Louie Gohmert Says He Was Fined $5,000 Under Nancy Pelosi's Rules After Going to the House Bathroom

Texas Republican Representative Louie Gohmert said Friday he had been fined $5,000 for violating the House of Representatives' new rule on metal detectors after ducking into the restroom.

Metal detectors were installed in the House in the aftermath of a riot at the Capitol in January. Supporters of former President Donald Trump breached the Capitol building, forcing some lawmakers to go into hiding. House Speaker Nancy Pelosi spearheaded the rule change.

On Tuesday, she announced that members who did not submit to being scanned by metal detectors would be subject to a fine. Gohmert said Friday he was surprised to learn that he had been fined.

According to Gohmert, Capitol police had never scanned him as he walked from the restroom to the House floor entrance.

"I said they had witnessed me walk the few feet to the men's room, enter and take the few steps back," Gohmert wrote. "No one ever mentioned or made that a requirement until yesterday."

louie gohmert fined for metal detector violation
Texas Representative Louie Gohmert said Friday that he had been fined $5,000 for violating the House's rules about submitting to metal detector scans after returning from a trip to the bathroom. Patrick Semansky--Pool/Getty

"Since I had been complying with the metal detector requirement despite the Constitutional issue, I was surprised to receive a notice today stating that I had not complied with their policy and that I would be fined $5,000," Gohmert continued. "I will be appealing the fine and taking whatever action is necessary, especially considering this policy is unconstitutional."

Gohmert alleged that the new House rule was part of a Democratic scheme to "demonize and punish their political opponents."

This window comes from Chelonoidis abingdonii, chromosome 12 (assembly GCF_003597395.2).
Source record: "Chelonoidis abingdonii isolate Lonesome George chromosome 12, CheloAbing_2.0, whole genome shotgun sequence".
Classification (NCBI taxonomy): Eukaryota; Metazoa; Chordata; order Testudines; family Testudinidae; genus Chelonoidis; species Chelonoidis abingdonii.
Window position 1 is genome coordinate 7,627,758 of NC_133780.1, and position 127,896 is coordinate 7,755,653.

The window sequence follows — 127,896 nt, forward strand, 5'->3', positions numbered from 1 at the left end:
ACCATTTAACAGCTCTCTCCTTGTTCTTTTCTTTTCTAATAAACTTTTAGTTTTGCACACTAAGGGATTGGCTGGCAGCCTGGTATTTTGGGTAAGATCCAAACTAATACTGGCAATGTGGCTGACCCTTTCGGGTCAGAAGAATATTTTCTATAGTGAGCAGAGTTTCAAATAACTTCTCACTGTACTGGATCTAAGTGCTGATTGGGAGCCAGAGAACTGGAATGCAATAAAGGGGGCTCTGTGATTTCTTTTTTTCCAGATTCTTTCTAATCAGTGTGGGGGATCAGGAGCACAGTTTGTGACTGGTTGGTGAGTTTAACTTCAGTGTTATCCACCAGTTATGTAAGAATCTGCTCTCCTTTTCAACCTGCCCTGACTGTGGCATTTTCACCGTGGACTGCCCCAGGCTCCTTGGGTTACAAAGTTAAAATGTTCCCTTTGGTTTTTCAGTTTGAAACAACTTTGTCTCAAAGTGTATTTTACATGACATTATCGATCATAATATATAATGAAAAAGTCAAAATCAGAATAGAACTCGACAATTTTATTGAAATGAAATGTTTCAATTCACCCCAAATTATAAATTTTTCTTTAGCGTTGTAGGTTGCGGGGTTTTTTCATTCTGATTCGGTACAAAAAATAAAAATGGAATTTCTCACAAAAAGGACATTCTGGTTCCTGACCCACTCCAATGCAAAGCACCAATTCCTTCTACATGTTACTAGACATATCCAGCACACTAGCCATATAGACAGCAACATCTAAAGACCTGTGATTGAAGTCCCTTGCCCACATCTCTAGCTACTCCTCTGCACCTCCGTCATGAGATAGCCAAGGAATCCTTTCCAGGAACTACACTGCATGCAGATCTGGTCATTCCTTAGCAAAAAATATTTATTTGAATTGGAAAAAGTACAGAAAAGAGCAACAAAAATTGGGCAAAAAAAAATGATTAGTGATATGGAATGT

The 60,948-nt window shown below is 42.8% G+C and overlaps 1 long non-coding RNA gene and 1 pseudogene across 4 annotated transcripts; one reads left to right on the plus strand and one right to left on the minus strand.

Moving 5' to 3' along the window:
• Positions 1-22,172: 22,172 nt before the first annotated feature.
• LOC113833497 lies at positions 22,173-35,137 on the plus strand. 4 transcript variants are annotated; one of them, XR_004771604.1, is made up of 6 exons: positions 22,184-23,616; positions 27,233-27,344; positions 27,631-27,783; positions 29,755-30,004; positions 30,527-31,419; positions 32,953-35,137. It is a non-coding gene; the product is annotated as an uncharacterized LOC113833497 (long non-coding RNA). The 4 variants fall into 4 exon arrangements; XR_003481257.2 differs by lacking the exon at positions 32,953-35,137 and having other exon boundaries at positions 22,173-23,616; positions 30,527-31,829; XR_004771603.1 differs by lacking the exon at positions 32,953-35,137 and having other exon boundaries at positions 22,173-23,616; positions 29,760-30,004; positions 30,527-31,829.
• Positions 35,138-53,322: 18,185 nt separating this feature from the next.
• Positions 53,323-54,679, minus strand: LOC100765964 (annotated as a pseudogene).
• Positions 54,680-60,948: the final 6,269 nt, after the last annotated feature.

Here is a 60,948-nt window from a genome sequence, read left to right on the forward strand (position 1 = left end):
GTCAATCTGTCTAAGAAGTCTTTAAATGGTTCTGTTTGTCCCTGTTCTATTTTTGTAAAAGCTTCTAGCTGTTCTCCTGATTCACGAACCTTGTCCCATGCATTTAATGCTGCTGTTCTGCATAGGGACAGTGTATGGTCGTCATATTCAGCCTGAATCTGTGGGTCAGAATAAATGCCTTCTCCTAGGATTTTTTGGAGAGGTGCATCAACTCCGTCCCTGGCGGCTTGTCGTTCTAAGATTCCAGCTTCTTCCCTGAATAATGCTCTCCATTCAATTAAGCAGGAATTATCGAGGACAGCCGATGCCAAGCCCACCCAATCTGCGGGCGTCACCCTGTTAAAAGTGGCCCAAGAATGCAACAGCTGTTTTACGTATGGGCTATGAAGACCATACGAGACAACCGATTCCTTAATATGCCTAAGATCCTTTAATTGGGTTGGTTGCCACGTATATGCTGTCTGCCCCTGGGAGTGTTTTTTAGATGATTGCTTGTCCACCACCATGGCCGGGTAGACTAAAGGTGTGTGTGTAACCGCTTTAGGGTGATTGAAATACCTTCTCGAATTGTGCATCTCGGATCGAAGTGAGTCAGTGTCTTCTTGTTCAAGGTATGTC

Newsweek reached out to Pelosi's office for comment.

Pelosi said Tuesday that the metal detectors were installed because some House members were attempting to avoid being scanned and had even attempted to bring weapons on to the House floor.

"It is beyond comprehension why any Member would refuse to adhere to these simple, commonsense steps to keep this body safe," Pelosi said in a statement. "It is sad that we have been forced to move forward with a rule change imposing fines on those who refuse to abide by these protections, but the People's House must and will be safe, so that we can honor our responsibility to do the People's work."

Colorado Representative Lauren Boebert, a fierce gun rights advocate, said in January that metal detectors would have done no good during the riot. Boebert posted an advertisement in January in which she said she would carry her Glock firearm to Congress.

"I am legally permitted to carry my firearm in Washington, D.C. and within the Capitol complex," Boebert tweeted. "Metal detectors outside of the House would not have stopped the violence we saw last week—it's just another political stunt by Speaker Pelosi."